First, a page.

LOS ANGELES — Deputy Dist. Atty. John Monaghan told jurors during closing arguments Wednesday that Juan Manuel Alvarez never intended to commit suicide when he drove his SUV onto train tracks at Chevy Chase Drive, having instead perpetrated the 2005 Metrolink train derailment that killed 11 and injured more than 180 passengers as an attention-grabbing stunt.
Alvarez is charged with 11 counts of murder with special circumstances and one count each of arson and train wrecking for causing a Jan. 26, 2005, three-train crash when he drove his Jeep Cherokee onto the Metrolink tracks between Glendale and Los Angeles and doused his vehicle with gasoline.
He could face the death penalty if convicted.
When Alvarez testified on May 27, the Los Feliz resident told jurors he also soaked himself in gasoline hoping to burn himself alive after deciding to commit suicide earlier that morning. But prosecutors pointed to statements from emergency personnel and doctors, none of whom detected gasoline on Alvarez after the incident, leading Monaghan to speculate why Alvarez soaked his sport utility vehicle with gasoline.
“If you’re going to kill yourself by setting yourself on fire, why pour gas on the back section of the rear seat of the vehicle? It’s because you want to have an explosion,” Monaghan said. “You want to derail a train and make a statement. It has absolutely nothing to do with suicide. If you’re going to set yourself on fire, why waste gasoline putting it all over the vehicle? It’s inconsistent with someone trying to kill himself.”
Monaghan spent much of his 80-minute closing statement, which is scheduled to continue today, detailing the testimony of the prosecution’s first two witnesses, who he said contradicted much of what Alvarez said on the stand, and presented scores of gruesome photographs showing victims’ mangled and blood-soaked bodies.
Many of the victims’ family members in court Wednesday sobbed quietly during the presentation, some consoling each other when pictures of their deceased relative flashed on the overhead projector.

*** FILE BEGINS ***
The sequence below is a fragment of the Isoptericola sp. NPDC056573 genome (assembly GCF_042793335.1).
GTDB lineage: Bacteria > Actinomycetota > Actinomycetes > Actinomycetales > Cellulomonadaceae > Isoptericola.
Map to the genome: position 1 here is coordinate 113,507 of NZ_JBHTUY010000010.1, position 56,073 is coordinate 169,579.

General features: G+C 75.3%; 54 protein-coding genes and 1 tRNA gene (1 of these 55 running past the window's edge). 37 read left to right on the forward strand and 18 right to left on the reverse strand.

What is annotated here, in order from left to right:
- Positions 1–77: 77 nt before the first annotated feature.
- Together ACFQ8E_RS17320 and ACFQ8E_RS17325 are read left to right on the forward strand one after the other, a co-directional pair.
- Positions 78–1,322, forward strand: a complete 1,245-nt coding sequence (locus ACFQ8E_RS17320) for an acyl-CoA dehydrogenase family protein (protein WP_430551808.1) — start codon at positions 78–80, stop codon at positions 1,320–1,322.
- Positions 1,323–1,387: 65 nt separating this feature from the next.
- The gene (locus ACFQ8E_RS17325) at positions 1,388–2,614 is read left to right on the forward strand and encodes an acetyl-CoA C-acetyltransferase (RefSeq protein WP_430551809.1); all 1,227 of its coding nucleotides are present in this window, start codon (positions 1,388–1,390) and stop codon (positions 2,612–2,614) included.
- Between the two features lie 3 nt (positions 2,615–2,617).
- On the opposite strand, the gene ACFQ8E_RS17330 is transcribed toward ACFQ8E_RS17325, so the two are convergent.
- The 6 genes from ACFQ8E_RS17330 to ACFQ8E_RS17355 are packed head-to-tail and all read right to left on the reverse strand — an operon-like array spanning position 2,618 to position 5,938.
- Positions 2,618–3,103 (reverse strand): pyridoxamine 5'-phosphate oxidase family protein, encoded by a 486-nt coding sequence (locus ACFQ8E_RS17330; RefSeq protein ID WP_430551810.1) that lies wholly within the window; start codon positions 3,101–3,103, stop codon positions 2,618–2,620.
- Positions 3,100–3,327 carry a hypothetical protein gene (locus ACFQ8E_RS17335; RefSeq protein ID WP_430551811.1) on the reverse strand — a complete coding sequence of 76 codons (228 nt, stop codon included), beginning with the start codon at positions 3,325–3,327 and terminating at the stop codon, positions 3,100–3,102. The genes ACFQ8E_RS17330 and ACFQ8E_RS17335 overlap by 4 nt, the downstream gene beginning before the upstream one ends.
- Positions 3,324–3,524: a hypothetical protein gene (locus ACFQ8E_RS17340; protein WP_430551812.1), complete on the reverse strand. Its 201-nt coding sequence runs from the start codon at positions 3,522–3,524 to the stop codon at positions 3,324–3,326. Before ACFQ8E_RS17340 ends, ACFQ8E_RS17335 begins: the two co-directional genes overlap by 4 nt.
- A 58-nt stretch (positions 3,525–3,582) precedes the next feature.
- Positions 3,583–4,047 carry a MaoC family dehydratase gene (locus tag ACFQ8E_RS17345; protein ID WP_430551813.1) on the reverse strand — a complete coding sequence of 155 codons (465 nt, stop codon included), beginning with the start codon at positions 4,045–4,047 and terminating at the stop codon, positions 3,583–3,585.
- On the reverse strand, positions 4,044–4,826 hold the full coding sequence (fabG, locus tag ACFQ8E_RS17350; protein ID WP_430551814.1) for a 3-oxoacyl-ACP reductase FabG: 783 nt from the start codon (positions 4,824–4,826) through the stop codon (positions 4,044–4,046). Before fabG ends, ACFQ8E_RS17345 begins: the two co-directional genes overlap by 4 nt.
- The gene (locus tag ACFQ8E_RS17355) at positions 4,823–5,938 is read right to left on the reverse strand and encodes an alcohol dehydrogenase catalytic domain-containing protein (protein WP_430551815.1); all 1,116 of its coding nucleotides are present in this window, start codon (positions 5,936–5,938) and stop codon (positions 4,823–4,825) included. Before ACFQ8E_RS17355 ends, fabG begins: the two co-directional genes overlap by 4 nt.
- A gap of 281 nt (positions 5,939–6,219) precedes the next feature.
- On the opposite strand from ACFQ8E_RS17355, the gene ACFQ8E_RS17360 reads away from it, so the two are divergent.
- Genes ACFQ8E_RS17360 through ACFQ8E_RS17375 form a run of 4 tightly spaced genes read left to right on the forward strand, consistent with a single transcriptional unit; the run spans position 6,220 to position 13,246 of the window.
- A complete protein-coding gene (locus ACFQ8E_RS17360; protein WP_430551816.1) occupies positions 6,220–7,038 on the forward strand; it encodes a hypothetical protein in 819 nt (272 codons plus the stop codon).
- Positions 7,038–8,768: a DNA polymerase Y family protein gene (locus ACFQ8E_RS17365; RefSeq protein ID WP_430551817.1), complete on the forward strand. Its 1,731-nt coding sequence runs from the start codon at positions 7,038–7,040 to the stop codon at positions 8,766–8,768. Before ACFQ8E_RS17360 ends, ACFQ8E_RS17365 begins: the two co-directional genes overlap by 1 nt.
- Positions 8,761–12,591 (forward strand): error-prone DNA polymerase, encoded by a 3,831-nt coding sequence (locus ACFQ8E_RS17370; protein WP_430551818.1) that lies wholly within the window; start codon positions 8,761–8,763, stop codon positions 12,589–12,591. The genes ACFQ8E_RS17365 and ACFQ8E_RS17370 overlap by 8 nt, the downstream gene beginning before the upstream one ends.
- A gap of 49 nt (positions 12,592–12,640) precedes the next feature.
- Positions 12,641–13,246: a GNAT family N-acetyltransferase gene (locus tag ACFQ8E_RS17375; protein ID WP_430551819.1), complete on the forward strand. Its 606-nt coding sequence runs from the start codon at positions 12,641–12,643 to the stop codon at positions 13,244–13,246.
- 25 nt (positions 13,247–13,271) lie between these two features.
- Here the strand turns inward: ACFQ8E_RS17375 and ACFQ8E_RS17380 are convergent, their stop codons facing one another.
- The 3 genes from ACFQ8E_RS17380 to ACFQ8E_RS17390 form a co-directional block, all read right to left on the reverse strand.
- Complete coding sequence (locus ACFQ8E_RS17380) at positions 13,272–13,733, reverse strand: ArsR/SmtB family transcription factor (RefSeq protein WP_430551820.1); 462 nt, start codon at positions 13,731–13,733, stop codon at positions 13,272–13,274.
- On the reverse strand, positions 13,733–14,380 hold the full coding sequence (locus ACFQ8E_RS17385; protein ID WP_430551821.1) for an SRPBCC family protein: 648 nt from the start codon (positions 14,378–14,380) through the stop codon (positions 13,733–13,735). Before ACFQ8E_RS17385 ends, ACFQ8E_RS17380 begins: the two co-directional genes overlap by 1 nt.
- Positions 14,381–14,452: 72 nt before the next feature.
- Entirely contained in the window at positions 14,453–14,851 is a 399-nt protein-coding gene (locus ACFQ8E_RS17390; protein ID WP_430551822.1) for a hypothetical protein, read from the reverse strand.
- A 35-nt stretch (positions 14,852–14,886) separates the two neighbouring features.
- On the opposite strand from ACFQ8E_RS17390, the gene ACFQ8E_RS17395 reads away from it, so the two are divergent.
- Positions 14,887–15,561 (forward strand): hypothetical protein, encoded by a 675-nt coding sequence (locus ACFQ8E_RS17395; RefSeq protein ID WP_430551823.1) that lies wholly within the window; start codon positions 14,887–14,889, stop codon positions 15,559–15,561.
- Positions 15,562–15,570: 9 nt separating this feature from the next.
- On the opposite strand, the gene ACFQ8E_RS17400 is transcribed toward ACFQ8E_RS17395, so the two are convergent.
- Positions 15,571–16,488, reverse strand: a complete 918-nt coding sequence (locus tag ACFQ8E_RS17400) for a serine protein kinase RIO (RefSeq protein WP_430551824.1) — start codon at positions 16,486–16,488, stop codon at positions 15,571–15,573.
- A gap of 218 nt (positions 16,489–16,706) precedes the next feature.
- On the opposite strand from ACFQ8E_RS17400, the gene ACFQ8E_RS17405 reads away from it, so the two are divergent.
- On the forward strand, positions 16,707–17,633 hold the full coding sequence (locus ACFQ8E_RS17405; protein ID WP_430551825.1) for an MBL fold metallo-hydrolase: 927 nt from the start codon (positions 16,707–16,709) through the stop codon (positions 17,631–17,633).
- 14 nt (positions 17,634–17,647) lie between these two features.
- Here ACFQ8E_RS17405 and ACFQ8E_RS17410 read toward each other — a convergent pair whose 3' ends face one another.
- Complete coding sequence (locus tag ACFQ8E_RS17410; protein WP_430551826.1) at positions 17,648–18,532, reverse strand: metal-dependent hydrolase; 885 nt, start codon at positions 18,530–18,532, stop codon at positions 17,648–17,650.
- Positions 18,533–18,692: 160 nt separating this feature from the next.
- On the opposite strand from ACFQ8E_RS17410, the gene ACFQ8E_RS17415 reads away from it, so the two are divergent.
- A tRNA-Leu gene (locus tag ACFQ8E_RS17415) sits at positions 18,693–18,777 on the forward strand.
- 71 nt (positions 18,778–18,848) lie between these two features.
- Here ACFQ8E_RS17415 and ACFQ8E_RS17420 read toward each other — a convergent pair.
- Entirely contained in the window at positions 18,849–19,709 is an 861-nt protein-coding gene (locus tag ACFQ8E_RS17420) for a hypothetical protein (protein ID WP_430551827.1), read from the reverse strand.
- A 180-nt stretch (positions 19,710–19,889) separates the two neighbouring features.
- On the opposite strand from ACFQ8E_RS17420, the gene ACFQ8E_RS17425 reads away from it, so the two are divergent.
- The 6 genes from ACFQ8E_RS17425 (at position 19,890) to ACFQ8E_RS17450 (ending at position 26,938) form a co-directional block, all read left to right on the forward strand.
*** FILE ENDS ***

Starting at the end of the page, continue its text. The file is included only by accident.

They declined to comment, as did Alvarez’s cousin and sister sitting feet from the grieving family members.
Alvarez sat calmly in court Wednesday, dressed in a beige shirt, khaki pants and tie. He showed little emotion, even as Monaghan charged that the 2005 incident — which Metrolink officials called the worst in its history — was no accident.
“Calling this an accident is a slap in the face of the people who lost their lives and were hurt,” Monaghan said. “This was an intentional act. He thought about killing everyone else but himself.”
Defense attorney Thomas Kielty, who, with attorney Michael Belter, is slated to begin his closing statement today, objected to Monaghan’s characterization of the incident as a “slap in the face.”
But the objection occurred after jurors left the room and after Monaghan repeatedly tried to show that Alvarez’s testimony and subsequent explanations of why and how the incident occurred — including driving on nearby Alger Street to find a place to commit suicide, drenching himself with gasoline and jumping from the SUV when he apparently changed his mind — were cooked up after learning he might spend the rest of his life in prison.
“He had to come up with the defense that . . . his was an abandoned suicide attempt,” Monaghan said. “He has a motive, a real motive. He does not want to be convicted of first-degree murder.”
Monaghan pointed to the testimony of witnesses during the trial’s early stages, including Edward Branch and Bruce Grey, who contradicted Alvarez’s testimony.
Branch, who was driving near the tracks on his way to work at the time of incident, testified that he “saw someone on the passenger side of the vehicle, but Alvarez said he was never on the passenger side,” Monaghan said.
Grey, an engineer driving Metrolink train No. 100, which struck the Jeep, told jurors on April 29 that he never saw Alvarez waving his hands in an attempt to grab the conductor’s attention, as Alvarez claims he did.
“Much of what they said was corroborated . . . and much of it contradicted what Mr. Alvarez had to say,” Monaghan said.
“This all could have been averted if Mr. Alvarez hadn’t done what he did that morning and he doesn’t want to accept responsibility for it.”